The Winnipeg Jets put forth a spirited fight, finishing four points out of a playoff spot in 2013, but there is still much room for improvement for a team that finished 23rd in goal differential.
Off-Season Game Plan looks at what figures to be a very busy summer for GM Kevin Cheveldayoff, who has some top tier restricted free agents to address in addition to other holes in the Winnipeg lineup.
In the history of this franchise, going back to Atlanta, they have made the playoffs just once in 13 seasons, so it's understandable that a push for a playoff spot can generate excitement, but the Jets have lots of room to improve if they are going to be a legitimate playoff contender going forward.
Not only does Cheveldayoff need to address contracts for restricted free agents Blake Wheeler, Bryan Little and Zach Bogosian, but Alexander Burmistrov has made it known that he would like to play elsewhere, so there's plenty to do before even considering the half dozen unrestricted free agents who could leave.
What that means, though, is quite a bit of potential turnover and it's more significant for the Jets because they could have their fourth line returning intact, so if they have to add four forwards that's going to be a challenge. Prospect Mark Scheifele can take one spot, but that would still leave potentially three openings.
Filling a couple of holes on the blueline is more manageable, with prospects Jacob Trouba, Zach Redmond and Arturs Kulda perhaps closer to taking on NHL roles but, overall, this has the makings of a very busy summer in Winnipeg.
The TSN.ca Rating is an efficiency rating based on per-game statistics including goals and assists -- weighted for strength (ie. power play, even, shorthanded) -- plus-minus, hits, blocked shots, giveaways, takeaways, penalty differential and faceoffs. (Stats are listed in this format: G-A-PTS, +/-, PIM, GP). Generally, a replacement-level player is around a 60, a top six forward and top four defenceman will be 70-plus, stars will be over 80 and MVP candidates could go over 90. Sidney Crosby finished at the top of the 2013 regular season ratings with a 93.65.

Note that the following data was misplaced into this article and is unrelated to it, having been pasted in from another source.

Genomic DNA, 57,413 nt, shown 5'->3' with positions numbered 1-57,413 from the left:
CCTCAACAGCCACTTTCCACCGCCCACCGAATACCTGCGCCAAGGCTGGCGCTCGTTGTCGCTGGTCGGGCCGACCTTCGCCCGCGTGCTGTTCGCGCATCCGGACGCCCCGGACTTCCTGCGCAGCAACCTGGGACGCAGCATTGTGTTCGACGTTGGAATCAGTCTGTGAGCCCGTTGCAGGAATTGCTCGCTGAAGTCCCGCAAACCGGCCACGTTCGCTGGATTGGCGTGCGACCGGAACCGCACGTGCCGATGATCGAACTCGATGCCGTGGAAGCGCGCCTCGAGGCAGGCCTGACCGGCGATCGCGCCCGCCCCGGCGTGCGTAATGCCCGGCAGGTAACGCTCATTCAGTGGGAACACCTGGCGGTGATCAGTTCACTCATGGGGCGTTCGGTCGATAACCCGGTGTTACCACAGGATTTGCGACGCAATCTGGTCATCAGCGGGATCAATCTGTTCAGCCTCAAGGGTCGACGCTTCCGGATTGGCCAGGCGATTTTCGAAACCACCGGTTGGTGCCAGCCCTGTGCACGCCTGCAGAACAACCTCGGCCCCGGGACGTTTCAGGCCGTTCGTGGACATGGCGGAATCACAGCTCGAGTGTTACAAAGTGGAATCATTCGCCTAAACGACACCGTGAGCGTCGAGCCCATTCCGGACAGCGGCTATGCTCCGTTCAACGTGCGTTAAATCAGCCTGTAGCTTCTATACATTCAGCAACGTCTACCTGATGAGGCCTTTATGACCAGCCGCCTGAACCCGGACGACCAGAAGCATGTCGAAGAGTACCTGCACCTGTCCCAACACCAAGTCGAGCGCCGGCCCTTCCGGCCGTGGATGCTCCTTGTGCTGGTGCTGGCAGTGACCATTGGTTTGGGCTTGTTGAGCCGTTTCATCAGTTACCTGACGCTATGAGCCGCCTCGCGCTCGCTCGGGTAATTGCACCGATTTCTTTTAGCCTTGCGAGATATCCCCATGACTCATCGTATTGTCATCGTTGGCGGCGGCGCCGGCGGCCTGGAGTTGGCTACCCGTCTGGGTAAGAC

Salary cap information all comes from the indispensable www.capgeek.com.
Kevin Cheveldayoff/Claude Noel
Jets Forwards Usage Chart from somekindofninja.com
Ever-durable captain Andrew Ladd has missed one game in the last five seasons and is coming off the most productive offensive season of his career. His 0.96 points per game was easily a career-high and he played a strong puck possession game, as usual. Chris Kunitz was the only other left winger with at least 45 points and a double-digit plus rating.
Production was down a little for 21-year-old Evander Kane, compared to 2011-2012, but he spent most of the season on Olli Jokinen's wing and that wasn't bringing the best out of anyone. On the plus side, he played a career-high 20:27 per game and he has already scored 80 goals in his career. Since 2000, he's tied for 10th most goals through 21 years of age.
34-year-old Olli Jokinen, for all his flaws, had been a productive scorer for Calgary in the couple of seasons preceding his signing with the Jets as a free agent last summer, but he most definitely was not a productive scorer in 2013, as both his shots per game (1.89) and points per game (0.31) were his worst since 2000-2001. The Jets don't have a lot of forwards under contract but, under different circumstances, Jokinen could be an easy buy out.
James Wright first made the league as a 19-year-old with the Tampa Bay Lightning and then spent the bulk of the next two seasons in the American Hockey League before he earned a spot on the Jets last season. Thus far, aside from being a young guy with good size, Wright hasn't done anything to dispel the notion that he's going to have to battle continuously to keep his spot.
Chris Thorburn's role decreased significantly, as he played a career-low 6:19 per game, after back-to-back seasons averaging more than ten minutes of time on ice per game. That actually suits his possession numbers better, and Thorburn is one of the Jets' most active scrappers, with 48 over the last five regular seasons.